Too much sun exposure decreases the production of collagen. Collagen is the most abundant form of protein in the human body and can be found everywhere including muscles, skin, tendons and bones. As we age, the body and all its organs (including skin) age and the amount of collagen decreases, giving the skin a thinner appearance, which coupled with water loss makes the skin dryer and less supple. Without collagen to make the skin plump, fine lines and wrinkles are likely to appear and the skin loses its smooth texture.

This also means uneven pigmentation may be seen on the skin as some melanin cells will try to compensate for the decrease in production leaving discoloured marks visible on the skin’s surface. Melanin also aids the skin in UV protection, however due to its decline, skin is less able to protect itself which similarly leads to pigmentation problems. Another visible form of sun damage on the skin are Solar lentigo or age spots. These areas of discolouration can appear due to sun exposure as the skin over produces melanin in certain areas, resulting hyper-pigmentation spots which are caused by overactive pigment cells. Ultraviolet (UV) light accelerates the production of melanin. On the areas of skin that have had years of frequent and prolonged sun exposure, age spots appear when melanin collects or over-populates a specific area on the skin and is produced in high concentrations.

Protecting the skin whilst wanting to say true to your natural and organic skin care routine can prove challenging. This said, there are some excellent natural ingredients that can supplement the use of a traditional sunscreen.

In one study*, Raspberry seed oil was found to effect UVA + UVB protection similar to titanium dioxide with a 28-50 SPF protection factor against UVB rays and 8 SPF against UVA rays, in addition to absorbance in the UV-C range with potential for use as a broad spectrum UV protectant.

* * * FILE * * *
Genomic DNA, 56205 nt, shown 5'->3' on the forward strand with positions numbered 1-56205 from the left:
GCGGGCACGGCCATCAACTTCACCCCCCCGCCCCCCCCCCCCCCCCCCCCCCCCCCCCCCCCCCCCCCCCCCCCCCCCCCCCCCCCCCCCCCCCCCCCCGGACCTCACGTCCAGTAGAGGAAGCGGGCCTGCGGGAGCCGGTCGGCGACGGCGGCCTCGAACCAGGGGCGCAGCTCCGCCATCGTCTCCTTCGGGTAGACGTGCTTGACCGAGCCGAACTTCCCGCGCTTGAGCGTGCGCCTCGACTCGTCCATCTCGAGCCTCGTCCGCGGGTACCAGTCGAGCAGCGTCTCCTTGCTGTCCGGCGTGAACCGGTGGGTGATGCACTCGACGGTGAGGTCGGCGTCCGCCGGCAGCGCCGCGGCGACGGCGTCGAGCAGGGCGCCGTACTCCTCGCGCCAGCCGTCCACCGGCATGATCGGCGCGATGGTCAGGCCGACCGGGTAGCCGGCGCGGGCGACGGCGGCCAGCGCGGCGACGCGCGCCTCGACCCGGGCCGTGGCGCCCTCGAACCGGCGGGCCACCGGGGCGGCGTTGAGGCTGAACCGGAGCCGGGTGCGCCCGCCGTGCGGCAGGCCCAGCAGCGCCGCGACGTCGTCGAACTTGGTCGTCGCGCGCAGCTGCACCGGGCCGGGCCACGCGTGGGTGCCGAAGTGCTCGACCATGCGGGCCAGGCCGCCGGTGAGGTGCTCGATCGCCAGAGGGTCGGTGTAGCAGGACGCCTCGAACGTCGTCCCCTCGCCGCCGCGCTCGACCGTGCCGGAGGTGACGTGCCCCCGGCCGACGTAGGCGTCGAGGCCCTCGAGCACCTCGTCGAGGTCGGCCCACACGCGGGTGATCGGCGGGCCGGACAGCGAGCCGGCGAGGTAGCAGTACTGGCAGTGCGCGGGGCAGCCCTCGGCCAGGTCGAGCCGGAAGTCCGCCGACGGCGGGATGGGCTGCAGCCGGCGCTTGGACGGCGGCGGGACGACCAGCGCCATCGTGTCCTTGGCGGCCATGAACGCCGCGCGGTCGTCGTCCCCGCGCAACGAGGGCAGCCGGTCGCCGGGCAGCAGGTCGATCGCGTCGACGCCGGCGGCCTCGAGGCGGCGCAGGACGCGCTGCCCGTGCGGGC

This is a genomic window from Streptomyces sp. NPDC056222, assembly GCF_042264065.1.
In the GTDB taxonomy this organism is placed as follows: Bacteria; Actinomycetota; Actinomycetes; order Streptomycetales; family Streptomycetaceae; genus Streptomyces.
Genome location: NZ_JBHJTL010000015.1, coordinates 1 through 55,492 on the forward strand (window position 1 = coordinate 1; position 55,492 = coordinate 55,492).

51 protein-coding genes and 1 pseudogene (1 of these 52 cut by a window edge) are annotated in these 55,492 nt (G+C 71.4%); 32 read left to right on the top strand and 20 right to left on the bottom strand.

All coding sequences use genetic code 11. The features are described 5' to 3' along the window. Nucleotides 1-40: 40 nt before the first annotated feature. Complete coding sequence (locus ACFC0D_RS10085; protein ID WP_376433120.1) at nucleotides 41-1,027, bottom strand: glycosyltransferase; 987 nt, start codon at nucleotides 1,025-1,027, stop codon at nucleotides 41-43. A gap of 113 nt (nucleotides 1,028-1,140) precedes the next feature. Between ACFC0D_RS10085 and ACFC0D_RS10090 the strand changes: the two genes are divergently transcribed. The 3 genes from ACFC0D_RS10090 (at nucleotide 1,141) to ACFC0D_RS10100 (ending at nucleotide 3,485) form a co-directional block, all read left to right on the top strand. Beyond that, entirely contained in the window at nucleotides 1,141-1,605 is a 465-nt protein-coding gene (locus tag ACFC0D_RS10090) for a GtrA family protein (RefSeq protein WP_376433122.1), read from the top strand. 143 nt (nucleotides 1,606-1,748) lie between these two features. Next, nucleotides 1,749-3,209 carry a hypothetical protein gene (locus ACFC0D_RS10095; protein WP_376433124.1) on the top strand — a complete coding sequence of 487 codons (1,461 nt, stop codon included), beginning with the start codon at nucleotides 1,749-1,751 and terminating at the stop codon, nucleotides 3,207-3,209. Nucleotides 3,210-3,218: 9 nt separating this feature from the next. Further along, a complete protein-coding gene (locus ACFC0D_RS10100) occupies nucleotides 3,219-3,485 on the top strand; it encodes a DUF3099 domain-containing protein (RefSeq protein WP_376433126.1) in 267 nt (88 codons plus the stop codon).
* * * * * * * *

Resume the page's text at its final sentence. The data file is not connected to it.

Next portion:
The most recent Inner Senses launch - Raspberry Rose Replenishing Facial Oil – is one such product which can be used alongside a sunscreen to increase its effectiveness.  Raspberry Rose contains a blend of the finest Damascan Rose essence, and a dual delivery of protective Raspberry derived from both the leaves and seeds.

Star ingredients include: ⠀⠀

  • Raspberry Seed supercritical CO2 extract
  • Camellia
  • Hemp
  • Rosehip
  • Argan
  • Jojoba
  • Evening Primrose
  • Bulgarian Rose
  • Black Seed
  • Raspberry leaf extract

Raspberry Rose should never replace a sunscreen but can effectively supplement their use and offer effects which sunscreens don’t; moisturising, smoothing, increasing elasticity and actively inhibiting oxidisation of the skin through its potent cocktail of natural antioxidants. Interestingly, it can take up to twenty years to see the effects of sun damage on the skin, so it’s better to be safe than sorry and start protecting yourself now.

 

© Jazmin Starr 2019
All rights reserved
Reprint in part or whole should only be done with prior permission
Contact Lisa@innersenses.co.uk


*Oomah, B.D. et al. (2000) Food Chemistry Vol, 69(2):187-193

2 comments

Great read! Always looking for ways to protect my skin in the sunshine and now I have more of an understanding of why rather than just the sun is bad for your skin…Thank You!!!

Eladi Starr October 27, 2019

This is a very intersting post especially as I use the raspberry rose oil and commented after a recent holiday that I had noticed an improvement in my pigmentation.

Simone October 27, 2019